Monday, August 03, 2020

Breaking Out

We are just about to set off on a research trip. It will be the most adventurous thing we've done since lockdown, apart from having applied a very slightly generous interpretation to the 'three households' allowance and having a forbidden hug or two last weekend.  But you can't take a risk, of the sort you take every time you set out on the motorway,  to celebrate fifty happy years, when can you take it?  And so far at least, we've all survived.

But now we're going to be brave, break out and go to a hotel for a couple of nights.  Neither of us has health issues apart from our age and since the place we're going to has had no new cases for some considerable time we decided it was safe enough to go ahead.  That was admittedly before Covid 19 like a hydra reared its head all over again in Europe and despite the best efforts of government it is affecting us here too.

But my new book - Old Sins, provisionally - is set in the beautiful northwest Highlands of Scotland, and though I know and love it well from many holidays, there is no substitute for checking it out on the ground once you've decided more or less where the action will take place. Memories are famously untrustworthy and from previous research experience there will be something that crops up like a gift to give me a slant I hadn't thought of before - like the lighthouse that simply begged to have a body washed up at its foot.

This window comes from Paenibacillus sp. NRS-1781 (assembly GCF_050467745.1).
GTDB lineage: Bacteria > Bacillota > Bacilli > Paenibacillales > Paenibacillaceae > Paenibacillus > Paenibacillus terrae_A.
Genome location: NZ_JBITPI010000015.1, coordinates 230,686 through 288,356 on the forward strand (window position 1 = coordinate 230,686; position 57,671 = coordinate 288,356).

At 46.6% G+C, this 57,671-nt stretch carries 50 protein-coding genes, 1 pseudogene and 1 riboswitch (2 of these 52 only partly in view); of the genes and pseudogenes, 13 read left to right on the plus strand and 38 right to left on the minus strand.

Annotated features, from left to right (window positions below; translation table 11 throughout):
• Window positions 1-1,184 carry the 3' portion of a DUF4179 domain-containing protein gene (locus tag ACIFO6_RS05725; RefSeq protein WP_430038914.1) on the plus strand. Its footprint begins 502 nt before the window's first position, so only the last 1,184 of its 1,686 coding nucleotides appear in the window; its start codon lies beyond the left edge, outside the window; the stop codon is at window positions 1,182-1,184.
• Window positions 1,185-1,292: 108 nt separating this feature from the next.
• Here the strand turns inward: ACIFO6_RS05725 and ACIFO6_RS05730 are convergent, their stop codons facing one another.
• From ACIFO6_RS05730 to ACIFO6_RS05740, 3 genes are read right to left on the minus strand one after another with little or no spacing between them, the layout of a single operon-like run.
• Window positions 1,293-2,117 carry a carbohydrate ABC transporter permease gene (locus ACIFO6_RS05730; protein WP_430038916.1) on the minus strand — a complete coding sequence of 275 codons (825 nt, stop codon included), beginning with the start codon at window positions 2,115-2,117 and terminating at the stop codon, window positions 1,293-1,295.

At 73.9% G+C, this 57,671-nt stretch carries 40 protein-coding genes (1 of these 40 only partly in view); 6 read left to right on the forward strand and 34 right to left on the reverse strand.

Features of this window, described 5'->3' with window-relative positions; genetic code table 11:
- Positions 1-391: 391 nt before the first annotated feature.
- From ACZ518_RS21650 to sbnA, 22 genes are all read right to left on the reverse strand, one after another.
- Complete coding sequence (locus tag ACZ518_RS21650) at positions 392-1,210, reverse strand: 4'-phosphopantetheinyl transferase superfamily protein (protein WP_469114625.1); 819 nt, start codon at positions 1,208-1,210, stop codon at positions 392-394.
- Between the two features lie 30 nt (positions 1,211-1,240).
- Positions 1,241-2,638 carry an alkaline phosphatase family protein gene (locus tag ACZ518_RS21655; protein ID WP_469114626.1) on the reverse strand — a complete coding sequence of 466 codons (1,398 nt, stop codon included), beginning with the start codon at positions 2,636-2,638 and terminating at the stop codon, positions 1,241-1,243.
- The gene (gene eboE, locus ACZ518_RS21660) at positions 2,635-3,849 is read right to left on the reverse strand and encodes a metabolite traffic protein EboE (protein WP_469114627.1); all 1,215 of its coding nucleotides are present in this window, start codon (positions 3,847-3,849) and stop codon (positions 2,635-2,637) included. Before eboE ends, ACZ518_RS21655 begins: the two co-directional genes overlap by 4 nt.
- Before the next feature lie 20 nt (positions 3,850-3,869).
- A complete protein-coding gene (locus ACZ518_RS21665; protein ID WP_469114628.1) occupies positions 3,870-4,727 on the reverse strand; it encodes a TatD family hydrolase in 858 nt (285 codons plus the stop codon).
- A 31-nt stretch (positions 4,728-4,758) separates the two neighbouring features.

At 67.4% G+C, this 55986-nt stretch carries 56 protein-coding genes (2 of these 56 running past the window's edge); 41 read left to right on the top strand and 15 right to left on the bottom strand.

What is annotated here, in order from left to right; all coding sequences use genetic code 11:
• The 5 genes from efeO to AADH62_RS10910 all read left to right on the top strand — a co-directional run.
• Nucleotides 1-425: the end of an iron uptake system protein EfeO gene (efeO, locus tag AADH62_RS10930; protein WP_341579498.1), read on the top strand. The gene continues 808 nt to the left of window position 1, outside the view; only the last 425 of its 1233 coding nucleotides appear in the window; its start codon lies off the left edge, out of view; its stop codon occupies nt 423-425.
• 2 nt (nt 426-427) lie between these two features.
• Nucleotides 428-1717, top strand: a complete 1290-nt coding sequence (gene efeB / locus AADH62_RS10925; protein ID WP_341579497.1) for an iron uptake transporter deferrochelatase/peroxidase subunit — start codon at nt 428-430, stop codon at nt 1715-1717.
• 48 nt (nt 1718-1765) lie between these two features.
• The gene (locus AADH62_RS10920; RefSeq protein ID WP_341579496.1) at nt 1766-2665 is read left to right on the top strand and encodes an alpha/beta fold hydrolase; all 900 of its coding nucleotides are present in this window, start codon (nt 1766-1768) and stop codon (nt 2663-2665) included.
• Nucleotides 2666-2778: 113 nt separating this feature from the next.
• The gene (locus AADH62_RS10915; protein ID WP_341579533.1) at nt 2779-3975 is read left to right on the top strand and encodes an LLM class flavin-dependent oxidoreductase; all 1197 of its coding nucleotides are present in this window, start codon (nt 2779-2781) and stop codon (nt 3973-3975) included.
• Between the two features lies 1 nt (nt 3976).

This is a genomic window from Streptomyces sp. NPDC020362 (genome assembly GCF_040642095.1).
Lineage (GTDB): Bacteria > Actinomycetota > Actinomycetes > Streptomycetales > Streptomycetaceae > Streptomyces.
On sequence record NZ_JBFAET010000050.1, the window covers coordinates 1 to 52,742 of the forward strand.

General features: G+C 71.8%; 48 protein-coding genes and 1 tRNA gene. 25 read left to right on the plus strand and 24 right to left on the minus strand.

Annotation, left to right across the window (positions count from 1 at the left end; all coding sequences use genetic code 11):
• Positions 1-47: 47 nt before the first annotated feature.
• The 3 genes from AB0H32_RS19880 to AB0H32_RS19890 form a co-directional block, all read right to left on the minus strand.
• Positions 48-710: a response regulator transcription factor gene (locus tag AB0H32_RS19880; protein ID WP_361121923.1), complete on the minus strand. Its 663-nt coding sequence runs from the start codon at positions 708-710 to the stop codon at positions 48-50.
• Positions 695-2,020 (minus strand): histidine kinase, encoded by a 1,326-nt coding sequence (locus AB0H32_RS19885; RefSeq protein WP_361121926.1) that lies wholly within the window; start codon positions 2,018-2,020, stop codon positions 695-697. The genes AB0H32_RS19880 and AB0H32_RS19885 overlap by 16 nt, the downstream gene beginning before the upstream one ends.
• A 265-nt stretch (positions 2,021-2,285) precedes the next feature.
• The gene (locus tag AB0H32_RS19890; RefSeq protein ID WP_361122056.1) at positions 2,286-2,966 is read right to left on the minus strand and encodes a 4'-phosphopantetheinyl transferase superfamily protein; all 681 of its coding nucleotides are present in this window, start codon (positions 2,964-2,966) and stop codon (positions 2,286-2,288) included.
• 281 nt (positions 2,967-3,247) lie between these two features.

My long-suffering husband is my chauffeur and uncomplainingly drives for miles and miles while I look for ... well, whatever it is I need to see.  I can't give him precise directions because I'm looking for a feeling, an atmosphere, that I just can't find on Google Earth, however closely they focus in: the smell of sea air, the colour of the sunset over the mountains, the sound of the waves, the touch of the rain which, since it is the West Highlands, will almost inevitably be falling. (Forecast for Monday/Tuesday/Wednesday next week: rain. Though since it's so unreliable, who knows?)

His reward is a break (tax-deductible, of course) in a hotel with a fine line in seafood  fresh from the water and, of course, the sheer joy of being amid the moors and those extraordinary mountains, dramatic volcanic plugs that rear up from sea-level in a flat, almost lunar landscape.  And even if there's rain about, the natives will tell you, 'If you don't like the weather, wait a minute.'

And I must admit that I'm haunted by the fear that the liberty we have at the moment to do something like this may at any time be taken away and at least we'll have it to look back on when the doors are locked again.

No comments: